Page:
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When starting any type of business, one of the most important decisions you will have to make is what type of company to form. A limited business is an option that a lot of company owners go for. A limited business means that you have a legal structure whereby your business is private and your owners are completely responsible by law for the debts to the extent of the amount of capital you have invested. There are a number of pros and cons associated with forming a limited company, as will be explained in further detail in this post.
What are the pros of forming a limited company?
Let’s begin by taking a look at the advantages of forming a limited company. There are a number of reasons why business owners go down this route, including the following…
- Easier business dealings – You will find that other businesses, including suppliers, will be more willing to deal with limited businesses when compared with other company forms. By being registered with Companies House, you will attain a more professional and trustworthy image, and this will assist in your dealings with other companies.
- Survival – Another benefit of forming a limited company is that you will have a separate legal entity, which is distinguished from the owner of the business. This means that your business is going to survive beyond your own existence. This is not the case for sole traders and partnerships.
- Control – When you set up a limited company, it is likely that you are going to be the sole shareholder/director, which means you will have complete control of your company. This means that you can make decisions with ease because you are not going to have the interference of anyone else.
- Security – Security is another important issue when debating limited vs umbrella, sole trader, and the other legal structures that are available. With a limited company, you benefit from some form of protection because you are registered with Companies House. No other business is going to be able to use your company name and register as a limited company.
- Tax benefits – There are also a number of tax advantages associated with forming a limited company. This includes the fact that company directors have the ability to pay themselves in dividends. Why is this beneficial? Quite simply, the tax on dividends is a lot lower than the rate you pay when you are subject to income tax. Not only this, but you will not have to make any national insurance payments on a dividend payment either.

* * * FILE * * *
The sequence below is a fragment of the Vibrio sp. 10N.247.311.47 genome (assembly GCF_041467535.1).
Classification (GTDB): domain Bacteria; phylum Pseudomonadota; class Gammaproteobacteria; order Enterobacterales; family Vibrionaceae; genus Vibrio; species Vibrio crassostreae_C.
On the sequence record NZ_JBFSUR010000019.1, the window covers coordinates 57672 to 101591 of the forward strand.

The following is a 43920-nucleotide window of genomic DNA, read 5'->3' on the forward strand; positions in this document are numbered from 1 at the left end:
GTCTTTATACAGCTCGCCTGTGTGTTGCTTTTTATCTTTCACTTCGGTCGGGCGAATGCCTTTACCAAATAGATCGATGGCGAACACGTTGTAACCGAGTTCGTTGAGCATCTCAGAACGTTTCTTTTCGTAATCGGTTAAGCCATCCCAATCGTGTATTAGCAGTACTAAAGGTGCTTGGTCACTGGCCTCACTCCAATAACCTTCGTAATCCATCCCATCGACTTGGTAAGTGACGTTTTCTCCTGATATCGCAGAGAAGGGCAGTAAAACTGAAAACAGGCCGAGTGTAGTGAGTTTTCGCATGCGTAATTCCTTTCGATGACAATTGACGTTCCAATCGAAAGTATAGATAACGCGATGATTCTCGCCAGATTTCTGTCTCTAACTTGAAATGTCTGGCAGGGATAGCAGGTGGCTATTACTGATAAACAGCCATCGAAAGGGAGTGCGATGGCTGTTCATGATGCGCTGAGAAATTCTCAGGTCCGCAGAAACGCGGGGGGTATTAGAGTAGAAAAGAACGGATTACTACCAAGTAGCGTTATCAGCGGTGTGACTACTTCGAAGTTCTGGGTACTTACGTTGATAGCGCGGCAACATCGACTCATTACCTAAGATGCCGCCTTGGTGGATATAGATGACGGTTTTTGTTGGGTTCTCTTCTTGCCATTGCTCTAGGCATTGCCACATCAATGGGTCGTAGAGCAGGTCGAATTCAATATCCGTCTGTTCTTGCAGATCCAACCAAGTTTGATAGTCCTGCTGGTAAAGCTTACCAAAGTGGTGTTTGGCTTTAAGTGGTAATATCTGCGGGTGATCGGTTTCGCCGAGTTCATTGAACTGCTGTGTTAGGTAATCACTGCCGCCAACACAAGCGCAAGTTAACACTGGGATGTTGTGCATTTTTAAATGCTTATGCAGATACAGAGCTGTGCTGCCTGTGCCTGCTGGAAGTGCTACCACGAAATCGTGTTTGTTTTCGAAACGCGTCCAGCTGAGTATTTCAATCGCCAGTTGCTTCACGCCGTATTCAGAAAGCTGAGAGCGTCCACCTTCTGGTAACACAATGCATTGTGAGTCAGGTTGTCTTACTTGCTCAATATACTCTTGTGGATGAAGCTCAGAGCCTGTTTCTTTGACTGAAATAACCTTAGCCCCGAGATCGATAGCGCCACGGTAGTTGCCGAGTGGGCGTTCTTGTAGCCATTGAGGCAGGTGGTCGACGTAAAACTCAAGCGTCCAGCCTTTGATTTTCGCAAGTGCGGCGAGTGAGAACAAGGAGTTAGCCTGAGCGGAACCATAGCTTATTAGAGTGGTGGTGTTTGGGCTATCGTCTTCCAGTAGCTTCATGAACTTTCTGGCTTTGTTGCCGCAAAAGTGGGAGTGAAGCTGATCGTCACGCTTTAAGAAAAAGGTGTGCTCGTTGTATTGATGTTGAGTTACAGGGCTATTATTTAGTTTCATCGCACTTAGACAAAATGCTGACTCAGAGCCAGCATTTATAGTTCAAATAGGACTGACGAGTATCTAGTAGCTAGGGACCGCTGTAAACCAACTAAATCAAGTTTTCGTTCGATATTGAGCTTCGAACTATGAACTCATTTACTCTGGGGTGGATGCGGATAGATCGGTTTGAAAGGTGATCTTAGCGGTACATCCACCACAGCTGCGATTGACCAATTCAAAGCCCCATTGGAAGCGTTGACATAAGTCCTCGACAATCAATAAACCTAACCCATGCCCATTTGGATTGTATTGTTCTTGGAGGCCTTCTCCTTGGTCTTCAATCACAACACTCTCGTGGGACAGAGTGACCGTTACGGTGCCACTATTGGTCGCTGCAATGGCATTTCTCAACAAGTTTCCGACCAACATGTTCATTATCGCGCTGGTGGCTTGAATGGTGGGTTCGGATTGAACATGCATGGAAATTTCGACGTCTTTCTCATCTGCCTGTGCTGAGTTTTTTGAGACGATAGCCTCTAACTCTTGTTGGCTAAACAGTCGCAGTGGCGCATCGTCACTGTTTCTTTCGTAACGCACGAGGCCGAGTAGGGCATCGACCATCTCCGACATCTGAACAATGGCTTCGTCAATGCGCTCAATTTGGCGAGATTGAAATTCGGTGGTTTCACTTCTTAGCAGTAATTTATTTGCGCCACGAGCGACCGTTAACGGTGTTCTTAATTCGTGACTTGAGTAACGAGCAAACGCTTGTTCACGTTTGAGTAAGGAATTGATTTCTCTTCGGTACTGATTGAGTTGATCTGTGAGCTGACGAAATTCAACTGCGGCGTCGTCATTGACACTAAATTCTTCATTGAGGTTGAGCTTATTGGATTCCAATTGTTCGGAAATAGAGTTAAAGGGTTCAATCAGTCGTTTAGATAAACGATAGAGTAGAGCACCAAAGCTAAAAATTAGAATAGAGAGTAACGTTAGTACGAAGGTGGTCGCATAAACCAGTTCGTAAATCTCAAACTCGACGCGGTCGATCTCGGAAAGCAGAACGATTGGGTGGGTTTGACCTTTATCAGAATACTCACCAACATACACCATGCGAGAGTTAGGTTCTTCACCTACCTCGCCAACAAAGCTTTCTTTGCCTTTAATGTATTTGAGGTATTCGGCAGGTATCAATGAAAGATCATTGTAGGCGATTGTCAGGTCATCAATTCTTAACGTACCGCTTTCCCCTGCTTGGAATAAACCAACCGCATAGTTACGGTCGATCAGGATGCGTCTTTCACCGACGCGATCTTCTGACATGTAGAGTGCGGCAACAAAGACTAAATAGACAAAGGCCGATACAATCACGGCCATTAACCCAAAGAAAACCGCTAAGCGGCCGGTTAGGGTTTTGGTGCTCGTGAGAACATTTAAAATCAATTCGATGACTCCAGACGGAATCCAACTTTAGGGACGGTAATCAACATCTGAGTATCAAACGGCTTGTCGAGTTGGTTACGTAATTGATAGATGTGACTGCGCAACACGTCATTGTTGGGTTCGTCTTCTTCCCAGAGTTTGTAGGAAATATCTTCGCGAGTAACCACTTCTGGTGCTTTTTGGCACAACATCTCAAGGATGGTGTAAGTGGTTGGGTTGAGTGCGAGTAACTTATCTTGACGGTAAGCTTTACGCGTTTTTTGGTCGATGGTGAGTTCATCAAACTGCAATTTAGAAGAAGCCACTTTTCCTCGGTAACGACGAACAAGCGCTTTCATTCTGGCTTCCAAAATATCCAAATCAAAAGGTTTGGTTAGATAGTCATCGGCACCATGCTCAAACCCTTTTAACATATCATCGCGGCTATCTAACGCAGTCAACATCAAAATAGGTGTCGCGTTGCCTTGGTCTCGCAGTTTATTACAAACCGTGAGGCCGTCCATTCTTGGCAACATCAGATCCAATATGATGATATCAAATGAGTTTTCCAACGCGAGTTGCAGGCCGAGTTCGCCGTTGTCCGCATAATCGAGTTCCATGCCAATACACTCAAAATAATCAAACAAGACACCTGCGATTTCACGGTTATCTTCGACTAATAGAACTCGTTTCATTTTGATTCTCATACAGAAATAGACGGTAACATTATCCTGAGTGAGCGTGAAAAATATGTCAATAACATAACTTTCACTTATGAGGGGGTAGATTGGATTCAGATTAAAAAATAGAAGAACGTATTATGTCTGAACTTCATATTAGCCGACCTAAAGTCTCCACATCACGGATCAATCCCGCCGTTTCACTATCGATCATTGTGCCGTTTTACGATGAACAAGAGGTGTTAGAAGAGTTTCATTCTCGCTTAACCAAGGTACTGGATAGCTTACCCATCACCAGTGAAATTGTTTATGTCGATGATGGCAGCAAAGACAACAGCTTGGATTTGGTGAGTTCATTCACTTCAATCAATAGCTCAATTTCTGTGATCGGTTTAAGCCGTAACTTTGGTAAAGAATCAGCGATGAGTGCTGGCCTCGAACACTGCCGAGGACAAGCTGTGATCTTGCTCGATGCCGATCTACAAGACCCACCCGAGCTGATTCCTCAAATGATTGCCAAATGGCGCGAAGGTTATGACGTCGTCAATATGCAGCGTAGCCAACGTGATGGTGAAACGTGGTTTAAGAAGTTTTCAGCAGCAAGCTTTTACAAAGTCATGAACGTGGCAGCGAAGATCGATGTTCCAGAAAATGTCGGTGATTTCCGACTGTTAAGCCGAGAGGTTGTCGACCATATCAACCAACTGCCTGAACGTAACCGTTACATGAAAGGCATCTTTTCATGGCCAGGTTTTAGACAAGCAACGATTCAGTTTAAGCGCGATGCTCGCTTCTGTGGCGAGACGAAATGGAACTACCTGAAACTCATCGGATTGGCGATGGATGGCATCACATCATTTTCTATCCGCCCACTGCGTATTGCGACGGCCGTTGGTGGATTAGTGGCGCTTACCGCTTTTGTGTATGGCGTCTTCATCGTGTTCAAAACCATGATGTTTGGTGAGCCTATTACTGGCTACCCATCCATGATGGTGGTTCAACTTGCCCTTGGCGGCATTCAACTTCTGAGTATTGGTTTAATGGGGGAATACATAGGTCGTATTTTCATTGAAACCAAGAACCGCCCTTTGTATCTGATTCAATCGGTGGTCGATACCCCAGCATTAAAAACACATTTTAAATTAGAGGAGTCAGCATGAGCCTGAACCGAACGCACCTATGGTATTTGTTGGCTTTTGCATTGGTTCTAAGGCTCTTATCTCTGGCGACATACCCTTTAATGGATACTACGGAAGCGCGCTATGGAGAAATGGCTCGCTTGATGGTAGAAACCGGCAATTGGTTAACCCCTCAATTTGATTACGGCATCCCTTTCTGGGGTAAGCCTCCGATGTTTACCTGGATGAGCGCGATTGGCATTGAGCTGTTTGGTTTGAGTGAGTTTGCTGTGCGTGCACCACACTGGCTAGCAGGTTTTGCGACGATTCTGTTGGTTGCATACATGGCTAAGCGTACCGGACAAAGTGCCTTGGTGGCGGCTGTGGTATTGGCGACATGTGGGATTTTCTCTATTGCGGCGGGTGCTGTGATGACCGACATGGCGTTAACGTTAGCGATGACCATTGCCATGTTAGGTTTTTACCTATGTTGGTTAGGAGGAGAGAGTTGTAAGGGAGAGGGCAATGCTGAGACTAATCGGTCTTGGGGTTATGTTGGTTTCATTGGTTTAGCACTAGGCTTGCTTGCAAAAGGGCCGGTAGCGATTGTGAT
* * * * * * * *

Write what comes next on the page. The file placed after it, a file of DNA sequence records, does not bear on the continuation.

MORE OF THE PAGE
- Limited financial liability – The final, and arguably biggest, benefit associated with a limited business is the limited liability you take on as a business owner. As a shareholder, you are only going to be liable for the debt the business racks up to the amount of the investment you first put in. Therefore, you are protected from losing assets like your home if your business takes a bad turn.
What are the cons of forming a limited company?
As is the case with anything in life, there are also a number of disadvantages associated with limited companies that you need to be aware of before you make your decision. So, let’s take a look at them in further detail…
- Publicity – This may not be deemed a disadvantage in your eyes, but for a lot of people, the publicity side of things is off putting. Once you have registered with Companies House, information about the business of the company and the company directors is made available for public viewing. This can be off-putting, but it is worth nothing that you can safeguard your home address if you are starting your business out of here. You can use a registered office service to do this.
- Withdrawals become difficult – It can be problematic when attempting to make withdrawals from the business. This is in terms of tax difficulties. The reason why issues arise is because it is hard for directors and shareholders to separate their business finances and personal finances.
- Liability – Liability is another factor to consider. Banks are still going to demand that directors provide personal guarantees.
- Accounting and reporting – This is definitely one of the drawbacks associated with forming a limited company. When compared with all of the other legal structures for businesses, limited companies have the greatest quantity of reports to submit, as well as needing to submit their annual accounts. This is necessary to protect your firm, but that does not make it any less time consuming or expensive.
- Legal obligations – Last but not least, there are a number of legal obligations placed on you as a limited company because of the benefits that are presented by the limited company form. As a company director, you will have a number of duties to fulfil to make sure you are not abusing your position or power. Two examples of this include company compliance and accounting requirements, which were touched upon in the former paragraph.
As you can see, there are a number of advantages and disadvantages when it comes to establishing your business as a limited company. There is no right or wrong answer, though; it is all about determining what is going to be right for your company. Consider each pro and con carefully to decipher whether this is a legal structure that will suit your business and your personal situation, or whether you would be better off going for another option.